One other new, emerging field of computing is mobile computers. These systems require new solutions for their fault tolerance problems 3,4 because of the mobility consideration as well as low-weight power constraints. Specifically, mobility requires a more dynamic environment for recovery, not encountered in the traditional static environment.

Low-power considerations mandate that simple replication techniques, so effective in traditional applications, cannot be used here. For example, those systems powered by batteries do not provide the flexibility of replication, seen in Table 1. Assuming for example, that the nominal capacity of the battery is 10 watt-hours for a typical nickel-cadmiun battery, the MTTF of the widely popular Triple Modular Redundancy (TMR) system often used in many applications is useless in a mobile computing environment because the mean operational time is now limited more by the battery power than the intrinsic reliability. Novel fault-tolerant schemes 6 such as roll- forward techniques may, therefore, find applications. Consequently, what this book brings into focus are these various issues for both mature and emerging technologies.

An overview of the basic concepts is dealt with in Chapter 1, followed by a discussion of various architectures in Chapter 2. Certain of the newer fault tolerance issues in the environment of parallel distributed computing are delved into in Chapter 3. In-depth case studies of several major fault-tolerant architectures are offered in Chapter 4. Both experimental and analytical techniques are crucial to accurate prediction of reliability. Too often, the lack of good dependability evaluation tools handicaps fault-tolerant designers and practitioners. Chapters 5 and 6 treat the subject of dependability prediction and measurement techniques. Chapter 7 reviews the ever- important issue of software reliability. Unlike hardware faults, all software faults are design and implementation errors.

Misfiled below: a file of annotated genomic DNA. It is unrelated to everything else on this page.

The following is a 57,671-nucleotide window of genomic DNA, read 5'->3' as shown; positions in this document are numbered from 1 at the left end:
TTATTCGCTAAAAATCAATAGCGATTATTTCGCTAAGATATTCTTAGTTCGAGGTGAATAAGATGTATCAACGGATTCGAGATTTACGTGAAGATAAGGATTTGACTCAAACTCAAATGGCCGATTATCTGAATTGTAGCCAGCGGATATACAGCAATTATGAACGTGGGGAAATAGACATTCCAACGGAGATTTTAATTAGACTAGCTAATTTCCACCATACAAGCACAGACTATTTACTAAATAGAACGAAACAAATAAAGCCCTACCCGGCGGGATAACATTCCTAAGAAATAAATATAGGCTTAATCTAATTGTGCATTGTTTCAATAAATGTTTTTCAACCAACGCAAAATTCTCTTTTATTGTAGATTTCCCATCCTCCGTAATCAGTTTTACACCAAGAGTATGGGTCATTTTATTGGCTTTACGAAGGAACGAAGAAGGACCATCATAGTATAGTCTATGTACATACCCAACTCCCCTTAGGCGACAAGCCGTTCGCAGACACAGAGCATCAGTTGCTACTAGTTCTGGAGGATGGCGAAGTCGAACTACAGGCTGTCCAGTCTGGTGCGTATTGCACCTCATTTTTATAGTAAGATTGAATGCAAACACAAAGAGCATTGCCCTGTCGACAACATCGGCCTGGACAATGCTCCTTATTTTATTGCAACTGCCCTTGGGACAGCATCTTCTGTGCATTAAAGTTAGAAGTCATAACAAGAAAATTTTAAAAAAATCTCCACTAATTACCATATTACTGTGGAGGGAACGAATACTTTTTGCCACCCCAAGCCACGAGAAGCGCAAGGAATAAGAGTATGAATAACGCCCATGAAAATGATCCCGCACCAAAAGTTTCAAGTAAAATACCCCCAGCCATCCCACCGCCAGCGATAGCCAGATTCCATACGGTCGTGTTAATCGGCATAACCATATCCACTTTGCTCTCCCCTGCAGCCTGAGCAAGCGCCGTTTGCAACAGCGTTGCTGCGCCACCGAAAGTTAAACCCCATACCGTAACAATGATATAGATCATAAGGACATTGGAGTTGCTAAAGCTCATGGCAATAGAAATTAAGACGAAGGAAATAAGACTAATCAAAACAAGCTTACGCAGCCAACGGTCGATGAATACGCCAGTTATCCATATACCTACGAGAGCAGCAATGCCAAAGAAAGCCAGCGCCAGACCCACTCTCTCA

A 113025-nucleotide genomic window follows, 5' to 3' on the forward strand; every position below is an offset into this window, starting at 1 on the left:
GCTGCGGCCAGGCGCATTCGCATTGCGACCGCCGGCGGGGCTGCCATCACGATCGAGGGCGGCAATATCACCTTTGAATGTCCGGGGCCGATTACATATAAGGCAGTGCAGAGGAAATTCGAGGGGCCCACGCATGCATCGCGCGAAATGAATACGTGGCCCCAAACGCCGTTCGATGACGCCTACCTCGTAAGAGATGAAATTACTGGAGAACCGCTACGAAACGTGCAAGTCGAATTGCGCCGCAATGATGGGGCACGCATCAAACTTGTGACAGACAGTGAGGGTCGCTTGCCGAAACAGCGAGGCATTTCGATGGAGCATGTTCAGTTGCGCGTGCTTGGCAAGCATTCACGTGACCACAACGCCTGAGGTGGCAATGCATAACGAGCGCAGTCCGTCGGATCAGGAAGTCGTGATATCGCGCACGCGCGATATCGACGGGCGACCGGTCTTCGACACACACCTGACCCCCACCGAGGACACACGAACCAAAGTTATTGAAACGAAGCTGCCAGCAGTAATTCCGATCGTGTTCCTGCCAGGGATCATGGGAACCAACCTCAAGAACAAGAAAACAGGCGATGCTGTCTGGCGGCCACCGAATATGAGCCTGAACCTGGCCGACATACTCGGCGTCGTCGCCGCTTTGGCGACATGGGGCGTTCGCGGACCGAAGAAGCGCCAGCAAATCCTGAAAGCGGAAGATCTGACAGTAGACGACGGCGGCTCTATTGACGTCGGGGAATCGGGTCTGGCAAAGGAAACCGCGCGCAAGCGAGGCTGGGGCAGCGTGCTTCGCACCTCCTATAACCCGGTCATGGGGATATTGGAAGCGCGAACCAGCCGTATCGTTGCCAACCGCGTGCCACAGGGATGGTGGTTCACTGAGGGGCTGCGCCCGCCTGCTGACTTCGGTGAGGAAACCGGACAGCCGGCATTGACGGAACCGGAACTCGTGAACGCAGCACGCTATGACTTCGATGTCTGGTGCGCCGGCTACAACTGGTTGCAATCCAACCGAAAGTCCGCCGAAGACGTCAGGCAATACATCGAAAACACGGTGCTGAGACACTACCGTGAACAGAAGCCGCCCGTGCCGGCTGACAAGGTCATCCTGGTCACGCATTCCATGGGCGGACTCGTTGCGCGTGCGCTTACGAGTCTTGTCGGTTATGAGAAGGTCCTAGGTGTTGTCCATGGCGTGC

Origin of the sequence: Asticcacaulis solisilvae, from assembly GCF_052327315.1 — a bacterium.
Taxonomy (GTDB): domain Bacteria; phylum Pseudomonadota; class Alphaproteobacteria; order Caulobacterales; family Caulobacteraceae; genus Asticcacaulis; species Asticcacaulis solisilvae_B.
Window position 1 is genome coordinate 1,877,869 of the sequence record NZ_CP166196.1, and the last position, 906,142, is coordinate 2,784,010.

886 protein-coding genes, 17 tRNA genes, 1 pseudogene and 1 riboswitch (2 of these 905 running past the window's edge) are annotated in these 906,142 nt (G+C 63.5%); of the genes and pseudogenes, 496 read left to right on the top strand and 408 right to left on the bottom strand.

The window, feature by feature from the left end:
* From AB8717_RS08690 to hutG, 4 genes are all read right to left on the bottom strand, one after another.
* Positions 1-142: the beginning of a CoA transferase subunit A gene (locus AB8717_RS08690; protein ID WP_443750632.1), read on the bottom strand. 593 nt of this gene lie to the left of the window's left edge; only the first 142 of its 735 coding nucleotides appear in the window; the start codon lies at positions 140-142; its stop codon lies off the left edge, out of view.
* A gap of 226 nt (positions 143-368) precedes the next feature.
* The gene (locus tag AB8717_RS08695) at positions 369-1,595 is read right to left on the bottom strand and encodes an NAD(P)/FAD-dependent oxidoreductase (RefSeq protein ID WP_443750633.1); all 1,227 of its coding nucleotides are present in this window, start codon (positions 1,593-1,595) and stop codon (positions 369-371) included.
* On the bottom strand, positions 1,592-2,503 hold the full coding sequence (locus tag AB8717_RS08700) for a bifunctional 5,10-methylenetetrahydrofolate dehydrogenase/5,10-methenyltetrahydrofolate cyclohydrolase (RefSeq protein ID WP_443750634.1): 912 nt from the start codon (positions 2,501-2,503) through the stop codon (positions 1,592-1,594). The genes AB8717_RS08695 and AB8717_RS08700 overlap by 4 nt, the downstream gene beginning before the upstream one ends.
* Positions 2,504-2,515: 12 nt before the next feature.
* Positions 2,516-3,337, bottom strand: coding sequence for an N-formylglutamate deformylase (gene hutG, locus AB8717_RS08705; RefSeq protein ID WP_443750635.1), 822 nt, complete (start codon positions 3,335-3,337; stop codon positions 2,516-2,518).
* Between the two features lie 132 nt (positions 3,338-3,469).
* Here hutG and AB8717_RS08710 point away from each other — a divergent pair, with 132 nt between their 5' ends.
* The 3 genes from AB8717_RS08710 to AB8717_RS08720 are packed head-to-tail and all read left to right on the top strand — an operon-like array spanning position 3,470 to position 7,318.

Because of this, a wide range of issues affects software reliability. This chapter focuses specifically on fault tolerance techniques, rather than the myriad of fault avoidance techniques. Chapter 8 concludes with the theory of system-level diagnosis, a popular subject of academic research receiving recent attention among practicing engineers. A set of problems is included with each chapter, as the book is intended both as text for first- year graduate students and a reference for practitioners.

An undertaking such as this one would not have been possible without the invaluable help and contributions from the leading experts, as well as from my students, Gavin Holland, Nitin Vaidya, and Nick Bowen.

References

1

Pradhan, D. K., Fault-Tolerant Computing: Theory and Techniques, Vols. I and II, Prentice Hall, 1986.

2

Stiffler, J. J., private communication, 1992.

3

Krishna, P., Nitkin H. Vaidya, and D. K. Pradhan, "Recovery in Distributed Mobile Environments," IEEE Workshop on Advances in Parallel and Distributed Systems, October 1993, pp. 83,88.

4

Imielinski, T., and B. R. Badrinath, "Wireless Computing: Challenges in Data Management," Comm. of ACM, pp. 19P28, October 1994.

5

Pradhan, D. K., and P. Banerjee, "Fault Tolerance in Multiprocessor and Distributed Systems," Chapter 3 (in this book). 6

Pradhan, D. K., and Nitkin H. Vaidya, "Roll-Forward and Rollback Recovery: Performance-Reliability Trade-Off," Annual International Symposium of Fault-Tolerant Computing, Austin, Texas, June 1994, pp. 186P195.